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Number One Favorite Smell…

Posted by Mats on 18/10/2010

Original

Barbeque is the number one favorite smell, on most people’s smell list. It brings instant salivation. The top favorite color is blue. That makes sense, because blue gives us a sense of well-being. Who doesn’t appreciate a clear blue sky? What are some of the every day pleasures you enjoy? Good music? How about the first bite of a tender steak, or some liquid that hits the spot on a really hot day? Imagine losing all of those pleasures. Imagine if you found yourself in a place where a terrible thirst could never be quenched.

I don’t need to “imagine” such a place. I am 100% convinced that Hell exists; and Hell is a place where there is no pleasure. No friends. No parties. I believe this because I know that a Creator exists, because creation exists: It is…therefore He does. As mocking atheists say, “Goddidit.” It doesn’t take too much thought.

I know intuitively that the Creator is good, because I am part of a “moral” creation. No animal has concerns about justice and truth. Only man. If God exists and is good, He therefore must care about justice. Billions feel as I do. Simply ask any human being what God requires of them, and they will say that He expects us to “live a good life,” etc. From there, common sense dictates that murderers and rapists will ultimately be punished. That’s a given. But what most of humanity doesn’t understand is that the standard of goodness that God has is infinitely higher than ours. That means that on Judgment Day His justice will be infinitely more demanding.

To believe that God doesn’t exist–that there is no absolute morality, no ultimate justice, and you can live as you wish, is to have all your eggs in one broken down basket, with a loose handle. If you are guilty on Judgment Day (and remember that lust is adultery in God’s eyes–Matthew 5:27-28), you will give up all of life’s wonderful pleasures.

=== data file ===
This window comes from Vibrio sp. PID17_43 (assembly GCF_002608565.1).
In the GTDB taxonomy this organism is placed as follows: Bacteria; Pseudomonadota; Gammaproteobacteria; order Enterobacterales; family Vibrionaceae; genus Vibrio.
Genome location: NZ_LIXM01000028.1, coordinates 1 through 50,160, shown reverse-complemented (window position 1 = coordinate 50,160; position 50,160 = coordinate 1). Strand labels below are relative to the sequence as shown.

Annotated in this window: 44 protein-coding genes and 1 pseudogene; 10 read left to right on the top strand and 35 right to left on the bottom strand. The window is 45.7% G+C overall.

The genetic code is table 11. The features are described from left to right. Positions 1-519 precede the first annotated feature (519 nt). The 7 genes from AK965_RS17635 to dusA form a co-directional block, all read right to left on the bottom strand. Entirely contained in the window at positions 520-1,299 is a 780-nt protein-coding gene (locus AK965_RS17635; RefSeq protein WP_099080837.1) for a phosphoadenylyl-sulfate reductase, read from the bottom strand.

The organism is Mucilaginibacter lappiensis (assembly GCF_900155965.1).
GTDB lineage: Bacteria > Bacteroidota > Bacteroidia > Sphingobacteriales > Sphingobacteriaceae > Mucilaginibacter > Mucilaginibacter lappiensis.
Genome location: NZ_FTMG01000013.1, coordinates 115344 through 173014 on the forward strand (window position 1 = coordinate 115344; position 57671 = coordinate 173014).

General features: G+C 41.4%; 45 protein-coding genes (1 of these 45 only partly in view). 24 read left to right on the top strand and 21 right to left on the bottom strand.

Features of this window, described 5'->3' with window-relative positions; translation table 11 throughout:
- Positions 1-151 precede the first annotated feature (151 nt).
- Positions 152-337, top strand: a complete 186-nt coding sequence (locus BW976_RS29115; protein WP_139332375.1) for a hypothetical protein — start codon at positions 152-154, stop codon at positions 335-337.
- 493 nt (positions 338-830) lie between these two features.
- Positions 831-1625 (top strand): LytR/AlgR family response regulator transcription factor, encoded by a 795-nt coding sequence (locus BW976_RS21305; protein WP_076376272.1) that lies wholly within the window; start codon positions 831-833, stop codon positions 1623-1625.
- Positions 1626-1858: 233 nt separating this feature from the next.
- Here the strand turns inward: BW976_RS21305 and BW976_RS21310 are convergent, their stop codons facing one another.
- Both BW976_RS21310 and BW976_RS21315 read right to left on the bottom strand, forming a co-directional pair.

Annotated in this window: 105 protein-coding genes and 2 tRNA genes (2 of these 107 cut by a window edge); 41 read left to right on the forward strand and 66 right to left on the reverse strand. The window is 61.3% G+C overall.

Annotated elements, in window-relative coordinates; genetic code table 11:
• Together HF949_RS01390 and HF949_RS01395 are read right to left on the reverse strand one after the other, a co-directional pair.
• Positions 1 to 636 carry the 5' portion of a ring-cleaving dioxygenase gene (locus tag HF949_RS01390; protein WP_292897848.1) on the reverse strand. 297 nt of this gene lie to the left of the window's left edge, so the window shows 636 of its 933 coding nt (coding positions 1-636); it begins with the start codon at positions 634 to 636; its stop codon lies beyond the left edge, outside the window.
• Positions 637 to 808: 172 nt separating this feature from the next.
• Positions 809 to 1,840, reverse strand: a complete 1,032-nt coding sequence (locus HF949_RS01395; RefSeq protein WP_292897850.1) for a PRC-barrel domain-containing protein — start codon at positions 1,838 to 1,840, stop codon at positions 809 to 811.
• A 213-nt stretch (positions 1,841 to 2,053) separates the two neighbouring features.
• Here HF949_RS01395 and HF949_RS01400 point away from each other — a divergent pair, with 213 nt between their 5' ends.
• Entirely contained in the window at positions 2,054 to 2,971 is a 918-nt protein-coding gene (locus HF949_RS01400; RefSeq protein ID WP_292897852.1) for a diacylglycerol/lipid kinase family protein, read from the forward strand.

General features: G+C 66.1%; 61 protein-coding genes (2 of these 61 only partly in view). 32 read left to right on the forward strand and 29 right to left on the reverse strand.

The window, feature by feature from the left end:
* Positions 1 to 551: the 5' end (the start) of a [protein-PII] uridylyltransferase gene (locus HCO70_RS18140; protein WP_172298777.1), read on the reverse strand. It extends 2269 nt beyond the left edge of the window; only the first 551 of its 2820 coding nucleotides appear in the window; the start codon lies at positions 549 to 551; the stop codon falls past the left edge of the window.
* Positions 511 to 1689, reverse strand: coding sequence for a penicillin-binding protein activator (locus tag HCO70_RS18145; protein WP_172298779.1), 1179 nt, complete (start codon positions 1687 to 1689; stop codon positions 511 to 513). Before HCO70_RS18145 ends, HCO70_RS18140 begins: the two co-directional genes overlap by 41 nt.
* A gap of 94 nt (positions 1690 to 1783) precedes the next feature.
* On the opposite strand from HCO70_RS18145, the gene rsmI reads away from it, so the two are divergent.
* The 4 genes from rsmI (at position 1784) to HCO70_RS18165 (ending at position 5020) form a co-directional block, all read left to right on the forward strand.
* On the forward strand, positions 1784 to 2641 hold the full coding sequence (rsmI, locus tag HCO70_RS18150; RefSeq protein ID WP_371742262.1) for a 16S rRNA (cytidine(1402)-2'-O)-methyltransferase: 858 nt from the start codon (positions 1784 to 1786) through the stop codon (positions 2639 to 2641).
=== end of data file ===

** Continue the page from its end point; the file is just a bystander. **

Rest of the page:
Think about what “damnation” actually means. Crying out “I’m so sorry, I was wrong, God help me!” will mean nothing. The door of mercy will be closed. You laughed at His servants, you mocked His gospel, you blasphemed His name, you were ungrateful for the life he gave you, and lived in a way that was abhorrent to Him. Now you must face the music. Justice will have finally caught up with you, and there will be Hell to pay.

For the Christian, Hell has already been “paid.” Justice has been satisfied through the suffering death of the Savior. We can leave the courtroom. We will have pleasure for evermore, on a new earth…one without tornadoes, floods, hurricanes, earthquakes, disease, pain, suffering, death, etc. God hasn’t even begun to show the pleasures He has in store for those that love Him (see 1 Corinthians 2:9). We have instant salvation the moment we call upon Him, and eternal salivation awaiting us.

So what’s holding you back from repentance, and faith in Jesus? We both know the answer to that, don’t we? It’s two-fold. Your pride, and your love of your sin. Maybe the next time pleasure comes your way, you will consider these sobering thoughts. I hope so.

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Is God Good

Posted by Mats on 16/07/2010

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“No Ultimate Meaning Without Immortality and God”

Posted by Mats on 29/06/2010

William Lane Craig